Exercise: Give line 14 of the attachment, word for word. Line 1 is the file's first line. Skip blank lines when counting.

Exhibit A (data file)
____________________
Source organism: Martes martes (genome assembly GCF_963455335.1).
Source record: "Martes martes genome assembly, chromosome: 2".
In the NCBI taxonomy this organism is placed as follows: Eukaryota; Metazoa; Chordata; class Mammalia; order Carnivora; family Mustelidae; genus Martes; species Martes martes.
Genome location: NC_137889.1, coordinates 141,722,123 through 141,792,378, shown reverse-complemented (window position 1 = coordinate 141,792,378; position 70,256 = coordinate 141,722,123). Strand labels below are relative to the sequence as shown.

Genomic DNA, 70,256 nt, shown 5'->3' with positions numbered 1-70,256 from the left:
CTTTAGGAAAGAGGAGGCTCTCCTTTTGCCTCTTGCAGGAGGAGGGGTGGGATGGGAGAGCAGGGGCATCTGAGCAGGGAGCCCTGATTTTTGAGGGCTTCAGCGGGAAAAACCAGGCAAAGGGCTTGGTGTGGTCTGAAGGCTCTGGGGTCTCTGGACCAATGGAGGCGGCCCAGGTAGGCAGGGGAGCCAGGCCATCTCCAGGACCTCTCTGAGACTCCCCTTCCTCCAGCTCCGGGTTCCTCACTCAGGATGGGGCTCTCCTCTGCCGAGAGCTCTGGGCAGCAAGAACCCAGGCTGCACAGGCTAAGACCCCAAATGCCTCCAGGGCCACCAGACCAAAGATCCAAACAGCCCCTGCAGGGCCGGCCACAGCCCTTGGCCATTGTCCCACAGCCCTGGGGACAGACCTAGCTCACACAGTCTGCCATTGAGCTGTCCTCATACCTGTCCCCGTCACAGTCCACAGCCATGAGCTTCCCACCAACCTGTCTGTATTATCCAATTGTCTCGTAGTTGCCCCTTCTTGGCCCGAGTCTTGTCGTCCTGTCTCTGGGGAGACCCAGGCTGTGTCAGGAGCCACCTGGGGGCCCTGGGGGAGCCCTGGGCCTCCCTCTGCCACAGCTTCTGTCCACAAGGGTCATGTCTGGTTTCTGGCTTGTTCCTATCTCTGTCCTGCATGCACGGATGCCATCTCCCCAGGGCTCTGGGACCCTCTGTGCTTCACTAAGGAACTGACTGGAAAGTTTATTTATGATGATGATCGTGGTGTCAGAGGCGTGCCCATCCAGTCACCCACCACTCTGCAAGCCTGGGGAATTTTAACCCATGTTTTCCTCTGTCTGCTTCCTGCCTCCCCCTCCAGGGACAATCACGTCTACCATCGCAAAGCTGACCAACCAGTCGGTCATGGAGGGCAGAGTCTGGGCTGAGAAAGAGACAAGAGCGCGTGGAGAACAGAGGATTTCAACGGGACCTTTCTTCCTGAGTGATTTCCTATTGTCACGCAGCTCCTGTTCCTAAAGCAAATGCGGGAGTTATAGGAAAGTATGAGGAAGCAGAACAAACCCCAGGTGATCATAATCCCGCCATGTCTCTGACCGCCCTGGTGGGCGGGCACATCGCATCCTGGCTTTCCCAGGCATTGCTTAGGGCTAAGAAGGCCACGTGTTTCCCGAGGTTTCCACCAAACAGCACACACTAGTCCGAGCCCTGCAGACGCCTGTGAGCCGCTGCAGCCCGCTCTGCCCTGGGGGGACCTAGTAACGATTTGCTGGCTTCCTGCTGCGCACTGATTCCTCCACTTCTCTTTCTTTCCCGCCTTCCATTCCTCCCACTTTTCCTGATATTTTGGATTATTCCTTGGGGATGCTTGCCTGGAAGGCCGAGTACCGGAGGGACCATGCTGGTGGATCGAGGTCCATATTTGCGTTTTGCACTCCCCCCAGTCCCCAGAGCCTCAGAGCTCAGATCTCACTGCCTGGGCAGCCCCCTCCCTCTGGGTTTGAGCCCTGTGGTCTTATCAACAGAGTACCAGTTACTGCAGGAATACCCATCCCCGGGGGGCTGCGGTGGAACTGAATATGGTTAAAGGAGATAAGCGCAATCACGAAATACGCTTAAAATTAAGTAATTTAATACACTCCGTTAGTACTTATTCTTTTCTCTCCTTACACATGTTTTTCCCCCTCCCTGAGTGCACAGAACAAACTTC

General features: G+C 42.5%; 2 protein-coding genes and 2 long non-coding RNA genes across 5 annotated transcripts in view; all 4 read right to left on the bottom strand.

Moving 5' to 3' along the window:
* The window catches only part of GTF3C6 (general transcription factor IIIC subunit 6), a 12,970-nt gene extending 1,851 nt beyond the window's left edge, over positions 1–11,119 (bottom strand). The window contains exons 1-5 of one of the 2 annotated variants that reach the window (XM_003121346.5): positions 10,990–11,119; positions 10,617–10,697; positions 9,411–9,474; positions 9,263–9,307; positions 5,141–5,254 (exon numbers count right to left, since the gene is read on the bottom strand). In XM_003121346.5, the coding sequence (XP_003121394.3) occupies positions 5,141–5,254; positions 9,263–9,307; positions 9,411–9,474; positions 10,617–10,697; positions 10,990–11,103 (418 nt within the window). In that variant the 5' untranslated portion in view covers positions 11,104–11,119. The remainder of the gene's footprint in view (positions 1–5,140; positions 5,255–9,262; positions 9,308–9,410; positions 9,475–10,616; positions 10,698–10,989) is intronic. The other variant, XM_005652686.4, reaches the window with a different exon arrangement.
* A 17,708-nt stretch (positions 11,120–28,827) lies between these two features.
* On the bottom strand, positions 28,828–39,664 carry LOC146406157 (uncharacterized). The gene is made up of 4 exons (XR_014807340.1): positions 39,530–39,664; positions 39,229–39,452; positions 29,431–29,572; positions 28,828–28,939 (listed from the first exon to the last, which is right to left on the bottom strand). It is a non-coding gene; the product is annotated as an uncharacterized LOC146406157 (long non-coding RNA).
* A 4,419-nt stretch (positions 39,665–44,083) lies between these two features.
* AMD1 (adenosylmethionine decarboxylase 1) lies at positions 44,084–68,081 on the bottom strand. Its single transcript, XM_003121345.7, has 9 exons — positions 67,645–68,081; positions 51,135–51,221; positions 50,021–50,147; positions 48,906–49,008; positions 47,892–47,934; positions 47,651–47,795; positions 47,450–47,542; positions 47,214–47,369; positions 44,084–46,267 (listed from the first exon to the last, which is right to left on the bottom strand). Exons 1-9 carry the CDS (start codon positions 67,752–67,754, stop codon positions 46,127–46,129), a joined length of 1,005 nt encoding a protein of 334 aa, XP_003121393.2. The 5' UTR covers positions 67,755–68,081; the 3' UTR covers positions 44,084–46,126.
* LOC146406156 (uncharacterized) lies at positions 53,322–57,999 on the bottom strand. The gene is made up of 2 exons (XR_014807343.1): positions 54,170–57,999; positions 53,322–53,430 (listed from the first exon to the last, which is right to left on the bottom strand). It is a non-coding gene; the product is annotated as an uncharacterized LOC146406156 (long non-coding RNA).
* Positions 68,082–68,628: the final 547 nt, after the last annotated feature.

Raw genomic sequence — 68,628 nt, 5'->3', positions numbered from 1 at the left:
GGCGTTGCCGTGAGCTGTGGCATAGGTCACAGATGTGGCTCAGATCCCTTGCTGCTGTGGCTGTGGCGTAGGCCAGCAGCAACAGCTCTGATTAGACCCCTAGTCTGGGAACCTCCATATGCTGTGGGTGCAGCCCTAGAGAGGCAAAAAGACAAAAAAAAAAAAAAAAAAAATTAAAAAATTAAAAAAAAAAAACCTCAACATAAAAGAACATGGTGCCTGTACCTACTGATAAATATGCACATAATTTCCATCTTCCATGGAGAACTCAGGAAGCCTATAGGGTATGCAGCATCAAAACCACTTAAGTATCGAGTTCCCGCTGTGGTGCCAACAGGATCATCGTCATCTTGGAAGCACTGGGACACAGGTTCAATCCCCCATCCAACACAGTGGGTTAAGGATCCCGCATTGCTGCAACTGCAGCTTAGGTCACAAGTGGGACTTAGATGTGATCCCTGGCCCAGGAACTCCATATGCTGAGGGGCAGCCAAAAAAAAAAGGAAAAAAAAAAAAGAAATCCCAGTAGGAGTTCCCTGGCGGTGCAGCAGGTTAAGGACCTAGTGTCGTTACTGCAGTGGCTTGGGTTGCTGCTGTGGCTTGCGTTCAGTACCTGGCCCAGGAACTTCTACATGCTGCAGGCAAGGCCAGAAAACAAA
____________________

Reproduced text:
* LOC146406156 (uncharacterized) lies at positions 53,322–57,999 on the bottom strand. The gene is made up of 2 exons (XR_014807343.1): positions 54,170–57,999; positions 53,322–53,430 (listed from the first exon to the last, which is right to left on the bottom strand). It is a non-coding gene; the product is annotated as an uncharacterized LOC146406156 (long non-coding RNA).